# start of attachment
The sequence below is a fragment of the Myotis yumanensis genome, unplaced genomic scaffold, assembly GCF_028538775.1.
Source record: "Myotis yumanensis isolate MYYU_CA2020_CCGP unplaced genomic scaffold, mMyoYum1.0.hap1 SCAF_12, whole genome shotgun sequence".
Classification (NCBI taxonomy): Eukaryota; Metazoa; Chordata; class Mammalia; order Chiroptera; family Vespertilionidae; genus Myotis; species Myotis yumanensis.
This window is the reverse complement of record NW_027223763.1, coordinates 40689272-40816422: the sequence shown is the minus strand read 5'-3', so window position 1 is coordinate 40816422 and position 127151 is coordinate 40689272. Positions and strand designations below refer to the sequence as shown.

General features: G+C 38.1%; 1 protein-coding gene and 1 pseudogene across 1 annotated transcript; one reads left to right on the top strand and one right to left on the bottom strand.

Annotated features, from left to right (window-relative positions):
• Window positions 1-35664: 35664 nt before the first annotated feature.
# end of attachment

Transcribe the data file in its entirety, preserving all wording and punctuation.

The sequence below is a fragment of the Myotis yumanensis genome, unplaced genomic scaffold, assembly GCF_028538775.1.
Source record: "Myotis yumanensis isolate MYYU_CA2020_CCGP unplaced genomic scaffold, mMyoYum1.0.hap1 SCAF_12, whole genome shotgun sequence".
Classification (NCBI taxonomy): Eukaryota; Metazoa; Chordata; class Mammalia; order Chiroptera; family Vespertilionidae; genus Myotis; species Myotis yumanensis.
This window is the reverse complement of record NW_027223763.1, coordinates 40689272-40816422: the sequence shown is the minus strand read 5'-3', so window position 1 is coordinate 40816422 and position 127151 is coordinate 40689272. Positions and strand designations below refer to the sequence as shown.

General features: G+C 38.1%; 1 protein-coding gene and 1 pseudogene across 1 annotated transcript; one reads left to right on the top strand and one right to left on the bottom strand.

Annotated features, from left to right (window-relative positions):
• Window positions 1-35664: 35664 nt before the first annotated feature.